Beasts in the Bubbles: Measurement of the Massive End of z > 8 UV Luminosity Function

The current state-of-the-art observational constraints on the evolution of the most massive and most UV-luminous galaxies at z > 8, and their growth in relation to large-scale structure and reionization, are derived from measurements of the UV Luminosity Function (UV LF). Here we present powerful new constraints on UV emission from sources contributing to the Epoch of Reionization (EoR) at its very onset, at only 500 Myr after the Big Bang. We identify these sources with the new COSMOS2020 galaxy catalog, which utilizes new ultra-deep optical and near-infrared imaging necessary to securely identify candidate galaxies from the EoR, each with four consistent measurements of photometric redshift and UV luminosity. Encouraged by this unprecedented agreement, we confirm a highly significant departure from the expected Schechter Function form of the UV LF seen in the local universe, suggesting that galaxy evolution has yet to set in at these early times. An already approved JWST Cycle 1 program (PI: Weaver) will target five of the most robust and most UV-luminous (MUV ~ -22.5) z~9 galaxies in COSMOS with detailed spatially resolved spectroscopy. This ambitious program will comprehensively map out not only the UV emission from these galaxies, but also their dust attenuation, morphology, and stellar assembly histories. These new insights will provide the context necessary to understand the formation of the most massive, and UV-luminous galaxies in the EoR.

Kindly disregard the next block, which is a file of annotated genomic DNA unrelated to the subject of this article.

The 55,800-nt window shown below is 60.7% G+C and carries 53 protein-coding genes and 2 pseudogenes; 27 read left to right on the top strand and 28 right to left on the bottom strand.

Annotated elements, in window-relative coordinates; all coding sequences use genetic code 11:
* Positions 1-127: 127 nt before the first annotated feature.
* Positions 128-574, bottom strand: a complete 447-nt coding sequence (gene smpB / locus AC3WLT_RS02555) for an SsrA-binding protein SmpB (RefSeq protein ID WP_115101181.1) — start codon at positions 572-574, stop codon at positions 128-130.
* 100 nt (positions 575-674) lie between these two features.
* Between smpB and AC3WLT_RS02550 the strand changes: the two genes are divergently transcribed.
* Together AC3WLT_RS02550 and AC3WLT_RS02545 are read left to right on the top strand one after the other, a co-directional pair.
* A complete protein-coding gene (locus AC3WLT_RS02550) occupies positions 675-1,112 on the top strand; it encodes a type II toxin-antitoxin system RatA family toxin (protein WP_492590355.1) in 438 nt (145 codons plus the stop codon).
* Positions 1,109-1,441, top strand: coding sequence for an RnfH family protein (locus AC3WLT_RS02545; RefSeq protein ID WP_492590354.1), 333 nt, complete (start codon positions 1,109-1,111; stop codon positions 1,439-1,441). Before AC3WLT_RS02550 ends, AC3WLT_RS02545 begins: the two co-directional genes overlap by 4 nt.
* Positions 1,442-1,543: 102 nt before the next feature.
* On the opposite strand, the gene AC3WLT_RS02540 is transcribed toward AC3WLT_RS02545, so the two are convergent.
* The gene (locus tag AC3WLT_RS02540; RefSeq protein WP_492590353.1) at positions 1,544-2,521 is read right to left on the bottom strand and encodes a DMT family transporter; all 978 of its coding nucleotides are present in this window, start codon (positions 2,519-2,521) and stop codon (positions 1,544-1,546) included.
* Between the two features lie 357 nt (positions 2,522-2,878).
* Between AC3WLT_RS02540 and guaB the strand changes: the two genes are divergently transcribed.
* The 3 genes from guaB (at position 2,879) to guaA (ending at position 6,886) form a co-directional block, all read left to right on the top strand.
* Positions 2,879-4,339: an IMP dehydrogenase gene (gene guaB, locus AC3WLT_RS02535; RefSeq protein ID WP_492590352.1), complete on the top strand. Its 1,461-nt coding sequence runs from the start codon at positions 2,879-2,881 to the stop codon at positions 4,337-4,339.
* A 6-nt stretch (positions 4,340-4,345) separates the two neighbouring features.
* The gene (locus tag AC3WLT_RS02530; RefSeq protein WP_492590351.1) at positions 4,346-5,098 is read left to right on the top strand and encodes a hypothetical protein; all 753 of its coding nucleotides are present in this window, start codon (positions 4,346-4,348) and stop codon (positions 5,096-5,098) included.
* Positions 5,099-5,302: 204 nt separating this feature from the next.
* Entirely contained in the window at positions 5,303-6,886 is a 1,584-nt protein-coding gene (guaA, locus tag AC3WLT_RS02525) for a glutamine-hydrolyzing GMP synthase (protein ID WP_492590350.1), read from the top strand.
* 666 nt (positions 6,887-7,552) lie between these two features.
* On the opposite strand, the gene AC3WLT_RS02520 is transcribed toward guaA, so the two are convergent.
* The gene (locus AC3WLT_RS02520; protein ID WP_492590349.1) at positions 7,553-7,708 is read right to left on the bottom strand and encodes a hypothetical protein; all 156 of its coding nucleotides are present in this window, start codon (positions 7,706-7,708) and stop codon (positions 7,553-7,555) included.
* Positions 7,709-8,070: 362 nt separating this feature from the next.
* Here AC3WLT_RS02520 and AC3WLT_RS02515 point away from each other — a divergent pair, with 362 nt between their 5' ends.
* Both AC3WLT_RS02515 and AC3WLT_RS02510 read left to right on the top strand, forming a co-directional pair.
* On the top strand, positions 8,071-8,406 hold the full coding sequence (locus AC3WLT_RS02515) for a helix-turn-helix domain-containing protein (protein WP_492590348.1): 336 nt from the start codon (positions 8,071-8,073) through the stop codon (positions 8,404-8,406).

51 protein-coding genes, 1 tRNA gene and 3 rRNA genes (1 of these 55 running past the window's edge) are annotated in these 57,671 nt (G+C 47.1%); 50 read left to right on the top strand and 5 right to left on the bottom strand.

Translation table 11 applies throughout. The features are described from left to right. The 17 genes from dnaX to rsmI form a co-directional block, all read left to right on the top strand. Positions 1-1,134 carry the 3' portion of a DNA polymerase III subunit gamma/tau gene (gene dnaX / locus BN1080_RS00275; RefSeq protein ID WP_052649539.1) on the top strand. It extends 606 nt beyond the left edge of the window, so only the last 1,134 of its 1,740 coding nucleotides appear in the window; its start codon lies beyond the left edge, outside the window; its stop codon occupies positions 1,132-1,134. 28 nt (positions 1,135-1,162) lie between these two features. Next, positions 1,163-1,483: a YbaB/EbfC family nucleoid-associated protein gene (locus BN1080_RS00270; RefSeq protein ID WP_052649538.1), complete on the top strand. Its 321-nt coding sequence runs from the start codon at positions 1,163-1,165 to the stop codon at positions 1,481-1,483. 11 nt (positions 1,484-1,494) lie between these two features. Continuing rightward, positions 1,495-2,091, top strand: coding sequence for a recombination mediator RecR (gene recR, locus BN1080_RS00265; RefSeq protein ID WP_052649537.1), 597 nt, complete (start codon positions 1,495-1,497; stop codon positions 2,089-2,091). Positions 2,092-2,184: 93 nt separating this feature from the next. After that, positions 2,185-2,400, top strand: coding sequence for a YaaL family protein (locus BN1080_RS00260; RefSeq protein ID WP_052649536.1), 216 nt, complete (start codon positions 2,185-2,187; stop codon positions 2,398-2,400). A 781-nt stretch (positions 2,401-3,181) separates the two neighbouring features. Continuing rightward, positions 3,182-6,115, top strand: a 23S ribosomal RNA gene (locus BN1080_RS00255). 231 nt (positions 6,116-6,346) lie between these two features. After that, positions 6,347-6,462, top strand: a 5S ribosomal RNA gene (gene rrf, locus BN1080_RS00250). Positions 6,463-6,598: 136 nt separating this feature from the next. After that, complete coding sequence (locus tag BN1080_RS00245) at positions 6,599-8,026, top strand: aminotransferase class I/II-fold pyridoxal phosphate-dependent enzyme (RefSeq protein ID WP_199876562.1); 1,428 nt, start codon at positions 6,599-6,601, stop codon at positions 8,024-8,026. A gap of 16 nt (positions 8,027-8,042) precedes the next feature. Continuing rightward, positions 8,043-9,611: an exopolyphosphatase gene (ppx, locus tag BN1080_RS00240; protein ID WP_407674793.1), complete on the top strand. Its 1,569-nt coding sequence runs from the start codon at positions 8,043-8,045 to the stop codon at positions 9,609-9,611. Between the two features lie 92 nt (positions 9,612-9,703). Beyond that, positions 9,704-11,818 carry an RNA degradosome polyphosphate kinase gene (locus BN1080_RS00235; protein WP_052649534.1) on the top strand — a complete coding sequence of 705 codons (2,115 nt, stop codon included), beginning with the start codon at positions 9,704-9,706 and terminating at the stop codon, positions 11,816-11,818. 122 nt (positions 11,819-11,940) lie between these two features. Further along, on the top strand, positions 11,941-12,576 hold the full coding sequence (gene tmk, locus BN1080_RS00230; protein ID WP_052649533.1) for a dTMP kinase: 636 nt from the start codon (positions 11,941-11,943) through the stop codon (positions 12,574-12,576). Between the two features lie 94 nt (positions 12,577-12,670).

John R. Weaver
John R. Weaver
PhD Fellow in Astrophysics

My research interests lie almost exclusively within the realm of extragalactic astrophysics and cosmology. I use state-of-the-art optical and infrared observatories and surveys to study the lives of galaxies, and how their properties change over cosmic time. This includes detailed case studies of individual galaxies, as well as statistical analyses of large survey catalogs.